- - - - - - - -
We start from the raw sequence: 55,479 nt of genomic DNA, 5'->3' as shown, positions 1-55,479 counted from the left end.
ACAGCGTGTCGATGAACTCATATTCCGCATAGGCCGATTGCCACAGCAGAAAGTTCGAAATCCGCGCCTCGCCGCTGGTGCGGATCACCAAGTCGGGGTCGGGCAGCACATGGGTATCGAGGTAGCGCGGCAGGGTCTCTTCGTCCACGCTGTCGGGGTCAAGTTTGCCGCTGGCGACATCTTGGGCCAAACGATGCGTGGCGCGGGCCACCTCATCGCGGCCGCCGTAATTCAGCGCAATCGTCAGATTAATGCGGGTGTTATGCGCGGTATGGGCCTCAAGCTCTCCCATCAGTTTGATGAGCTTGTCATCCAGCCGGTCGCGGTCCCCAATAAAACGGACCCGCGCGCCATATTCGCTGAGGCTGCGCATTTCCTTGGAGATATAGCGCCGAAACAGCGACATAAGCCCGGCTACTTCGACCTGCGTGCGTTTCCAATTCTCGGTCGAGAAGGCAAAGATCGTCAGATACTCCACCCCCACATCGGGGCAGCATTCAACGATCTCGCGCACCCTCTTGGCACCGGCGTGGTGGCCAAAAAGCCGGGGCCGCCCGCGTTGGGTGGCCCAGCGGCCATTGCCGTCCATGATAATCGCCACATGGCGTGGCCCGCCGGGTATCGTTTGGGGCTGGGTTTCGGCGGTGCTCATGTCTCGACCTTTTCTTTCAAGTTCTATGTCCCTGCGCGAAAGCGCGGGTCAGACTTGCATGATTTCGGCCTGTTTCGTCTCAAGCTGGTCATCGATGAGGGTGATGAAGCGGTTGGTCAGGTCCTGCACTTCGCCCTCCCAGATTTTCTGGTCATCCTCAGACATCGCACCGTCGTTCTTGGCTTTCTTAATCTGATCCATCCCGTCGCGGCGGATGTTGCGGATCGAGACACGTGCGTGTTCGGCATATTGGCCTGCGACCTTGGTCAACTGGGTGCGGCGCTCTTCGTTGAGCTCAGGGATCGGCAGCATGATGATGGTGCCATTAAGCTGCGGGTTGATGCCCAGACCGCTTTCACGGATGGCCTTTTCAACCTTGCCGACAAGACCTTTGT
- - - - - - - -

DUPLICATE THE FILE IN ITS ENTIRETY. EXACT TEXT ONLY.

We start from the raw sequence: 55,479 nt of genomic DNA, 5'->3' as shown, positions 1-55,479 counted from the left end.
ACAGCGTGTCGATGAACTCATATTCCGCATAGGCCGATTGCCACAGCAGAAAGTTCGAAATCCGCGCCTCGCCGCTGGTGCGGATCACCAAGTCGGGGTCGGGCAGCACATGGGTATCGAGGTAGCGCGGCAGGGTCTCTTCGTCCACGCTGTCGGGGTCAAGTTTGCCGCTGGCGACATCTTGGGCCAAACGATGCGTGGCGCGGGCCACCTCATCGCGGCCGCCGTAATTCAGCGCAATCGTCAGATTAATGCGGGTGTTATGCGCGGTATGGGCCTCAAGCTCTCCCATCAGTTTGATGAGCTTGTCATCCAGCCGGTCGCGGTCCCCAATAAAACGGACCCGCGCGCCATATTCGCTGAGGCTGCGCATTTCCTTGGAGATATAGCGCCGAAACAGCGACATAAGCCCGGCTACTTCGACCTGCGTGCGTTTCCAATTCTCGGTCGAGAAGGCAAAGATCGTCAGATACTCCACCCCCACATCGGGGCAGCATTCAACGATCTCGCGCACCCTCTTGGCACCGGCGTGGTGGCCAAAAAGCCGGGGCCGCCCGCGTTGGGTGGCCCAGCGGCCATTGCCGTCCATGATAATCGCCACATGGCGTGGCCCGCCGGGTATCGTTTGGGGCTGGGTTTCGGCGGTGCTCATGTCTCGACCTTTTCTTTCAAGTTCTATGTCCCTGCGCGAAAGCGCGGGTCAGACTTGCATGATTTCGGCCTGTTTCGTCTCAAGCTGGTCATCGATGAGGGTGATGAAGCGGTTGGTCAGGTCCTGCACTTCGCCCTCCCAGATTTTCTGGTCATCCTCAGACATCGCACCGTCGTTCTTGGCTTTCTTAATCTGATCCATCCCGTCGCGGCGGATGTTGCGGATCGAGACACGTGCGTGTTCGGCATATTGGCCTGCGACCTTGGTCAACTGGGTGCGGCGCTCTTCGTTGAGCTCAGGGATCGGCAGCATGATGATGGTGCCATTAAGCTGCGGGTTGATGCCCAGACCGCTTTCACGGATGGCCTTTTCAACCTTGCCGACAAGACCTTTGT